Geraint Talfan Davies casts an eye over the school banding data and asks what can we learn about local education authorities
The controversy over the Welsh Government’s insistence on banding schools according to their levels of ‘performance and progress’ has centred around a professional distaste at the ‘naming and shaming’ of individual schools, and a theological debate as to whether the bands are a league table or not. The Welsh Government’s website says:
“Banding is NOT (sic) about ranking, naming and shaming. Banding IS (sic) about being transparent about the relative performance of our schools”.
I see. In diplomatic circles this would be known as creative ambiguity, even if, in this case, a bit short on ambiguity. Either way, shedding more light on the true performance of public services in our ‘land of the pulled punch’, especially when it is a service so vital for the future of our children and our society, has my support.
But while much of the debate has been about what the new banding tells us about individual schools, little has been said about what this tells us about local authorities. This is surprising given the other current debate about the value of local authorities, set against their cost which, it is argued, diverts money from the schools themselves.
Such an evaluation of local education authorities may need another exercise, since additional criteria will come into play. But what can we glean about our councils from the school scores that have emerged already – significantly, as a result of a Freedom of Information request by journalists at BBC Wales? (Who says we don’t need journalism?)
If you start to aggregate scores by local authority you can start to get a rough measure, although I would have to admit that it is a fairly crude approach. But just to get the debate going here are some quick observations.
The five bands set out in the scheme are determined by the following scores, where the lower the score the better the result.
- Band 1 11 to 17.6 points
- Band 2 17.6 to 24.2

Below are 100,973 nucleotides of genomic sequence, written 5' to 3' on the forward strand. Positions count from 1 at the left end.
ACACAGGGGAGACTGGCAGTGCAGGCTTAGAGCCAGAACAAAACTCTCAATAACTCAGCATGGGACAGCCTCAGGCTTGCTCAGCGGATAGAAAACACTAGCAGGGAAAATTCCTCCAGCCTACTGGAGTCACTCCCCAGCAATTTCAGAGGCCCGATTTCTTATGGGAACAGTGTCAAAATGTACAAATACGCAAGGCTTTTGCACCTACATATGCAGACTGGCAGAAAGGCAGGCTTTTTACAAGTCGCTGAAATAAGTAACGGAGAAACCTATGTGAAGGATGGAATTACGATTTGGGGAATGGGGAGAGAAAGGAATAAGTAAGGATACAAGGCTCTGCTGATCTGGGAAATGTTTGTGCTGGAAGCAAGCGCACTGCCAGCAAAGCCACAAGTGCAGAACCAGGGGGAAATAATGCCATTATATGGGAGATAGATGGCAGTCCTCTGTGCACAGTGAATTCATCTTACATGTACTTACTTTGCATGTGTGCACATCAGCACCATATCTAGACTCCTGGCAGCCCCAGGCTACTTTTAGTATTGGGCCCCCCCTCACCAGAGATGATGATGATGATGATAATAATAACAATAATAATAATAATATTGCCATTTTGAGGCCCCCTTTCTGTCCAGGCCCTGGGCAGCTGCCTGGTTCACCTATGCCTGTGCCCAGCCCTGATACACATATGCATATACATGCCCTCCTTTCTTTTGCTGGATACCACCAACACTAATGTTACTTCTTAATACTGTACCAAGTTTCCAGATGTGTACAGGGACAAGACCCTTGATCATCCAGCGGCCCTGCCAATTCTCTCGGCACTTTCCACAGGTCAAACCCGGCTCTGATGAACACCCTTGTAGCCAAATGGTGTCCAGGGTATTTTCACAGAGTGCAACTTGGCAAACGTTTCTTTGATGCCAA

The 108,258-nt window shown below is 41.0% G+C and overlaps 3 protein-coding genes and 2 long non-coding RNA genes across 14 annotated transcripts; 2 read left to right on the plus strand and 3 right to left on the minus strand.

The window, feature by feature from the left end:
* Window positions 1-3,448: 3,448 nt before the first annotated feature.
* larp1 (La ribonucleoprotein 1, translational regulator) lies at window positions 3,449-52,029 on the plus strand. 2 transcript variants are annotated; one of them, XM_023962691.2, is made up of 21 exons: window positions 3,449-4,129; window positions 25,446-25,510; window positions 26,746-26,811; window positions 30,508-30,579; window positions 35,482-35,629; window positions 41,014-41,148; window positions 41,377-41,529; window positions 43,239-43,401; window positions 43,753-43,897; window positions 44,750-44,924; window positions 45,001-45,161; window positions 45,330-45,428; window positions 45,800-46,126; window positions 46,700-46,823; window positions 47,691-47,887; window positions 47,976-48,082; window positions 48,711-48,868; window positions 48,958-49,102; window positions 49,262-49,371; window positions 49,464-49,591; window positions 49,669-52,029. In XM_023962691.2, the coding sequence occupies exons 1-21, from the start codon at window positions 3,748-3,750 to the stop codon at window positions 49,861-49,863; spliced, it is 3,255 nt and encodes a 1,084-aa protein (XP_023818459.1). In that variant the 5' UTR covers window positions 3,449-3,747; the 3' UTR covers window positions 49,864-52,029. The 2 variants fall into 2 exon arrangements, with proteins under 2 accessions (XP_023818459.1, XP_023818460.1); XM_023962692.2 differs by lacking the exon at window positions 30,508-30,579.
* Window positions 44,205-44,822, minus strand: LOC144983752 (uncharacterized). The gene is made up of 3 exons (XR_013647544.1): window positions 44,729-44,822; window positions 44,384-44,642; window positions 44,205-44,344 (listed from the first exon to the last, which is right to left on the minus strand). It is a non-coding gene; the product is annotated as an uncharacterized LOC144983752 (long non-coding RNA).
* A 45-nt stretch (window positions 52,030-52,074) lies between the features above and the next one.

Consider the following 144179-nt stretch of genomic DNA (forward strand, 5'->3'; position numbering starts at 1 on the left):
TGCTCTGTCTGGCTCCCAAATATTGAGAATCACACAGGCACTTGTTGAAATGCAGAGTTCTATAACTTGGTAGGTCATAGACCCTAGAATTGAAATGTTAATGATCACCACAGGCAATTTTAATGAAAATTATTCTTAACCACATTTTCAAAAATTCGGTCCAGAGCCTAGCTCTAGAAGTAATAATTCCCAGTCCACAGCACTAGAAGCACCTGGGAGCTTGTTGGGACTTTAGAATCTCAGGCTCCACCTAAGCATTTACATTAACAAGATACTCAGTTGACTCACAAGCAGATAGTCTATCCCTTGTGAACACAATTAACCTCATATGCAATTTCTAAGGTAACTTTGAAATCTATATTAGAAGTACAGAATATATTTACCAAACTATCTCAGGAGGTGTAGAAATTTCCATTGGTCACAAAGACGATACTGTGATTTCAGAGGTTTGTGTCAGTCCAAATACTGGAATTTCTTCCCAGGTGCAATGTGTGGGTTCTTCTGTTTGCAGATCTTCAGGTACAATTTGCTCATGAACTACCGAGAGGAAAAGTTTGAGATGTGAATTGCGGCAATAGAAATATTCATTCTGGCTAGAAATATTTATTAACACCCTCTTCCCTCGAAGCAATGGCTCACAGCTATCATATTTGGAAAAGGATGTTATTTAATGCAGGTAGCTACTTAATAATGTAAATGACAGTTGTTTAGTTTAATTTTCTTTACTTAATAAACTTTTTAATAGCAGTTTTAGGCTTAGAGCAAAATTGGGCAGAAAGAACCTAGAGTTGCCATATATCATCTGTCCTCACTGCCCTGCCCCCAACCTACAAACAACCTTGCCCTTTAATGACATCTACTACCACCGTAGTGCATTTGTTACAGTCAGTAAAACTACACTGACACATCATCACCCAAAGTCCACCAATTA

- Band 3 24.2 to 30.8
- Band 4 30.8 to 37.4
- Band 5 37.4 to 44.0
The 220 secondary schools are spread across the bands in a classic bell curve:
|No. of schools||% in band|
It is not surprising, therefore, that when you aggregate the scores for all schools within an authority and produce an average number of points per school, you see the same pattern, although with the extremities trimmed: that is, no local authorities in Bands 1 or 5, three local authorities in each of Bands 2 and 4 and 16 out of the 22 local authorities in Band 3.
This is very simple arithmetic – perhaps too simple – and it is beyond my expertise to come at this with some form of regression analysis. But whichever way you look at it, the same authorities come to the top.
The local authority with the best average score – Neath Port Talbot – is the authority with the largest proportion of its schools in Bands 1 or 2 (72.7 per cent), and the lowest proportion in Bands 4 or 5 (9.1 per cent).
Remarkably, the authority placed second for its average score is Denbighshire that was subject to a damning report into its schools as recently as 2007. Clearly, there has been something of a turnaround, since now it is the fourth highest authority in terms of schools in Bands 1 and 2 (50 per cent) and fourth best in terms of a low proportion in Bands 4 and 5 (25 per cent). In fact, only 2 of its 8 schools are in Band 4, and none in Band 5.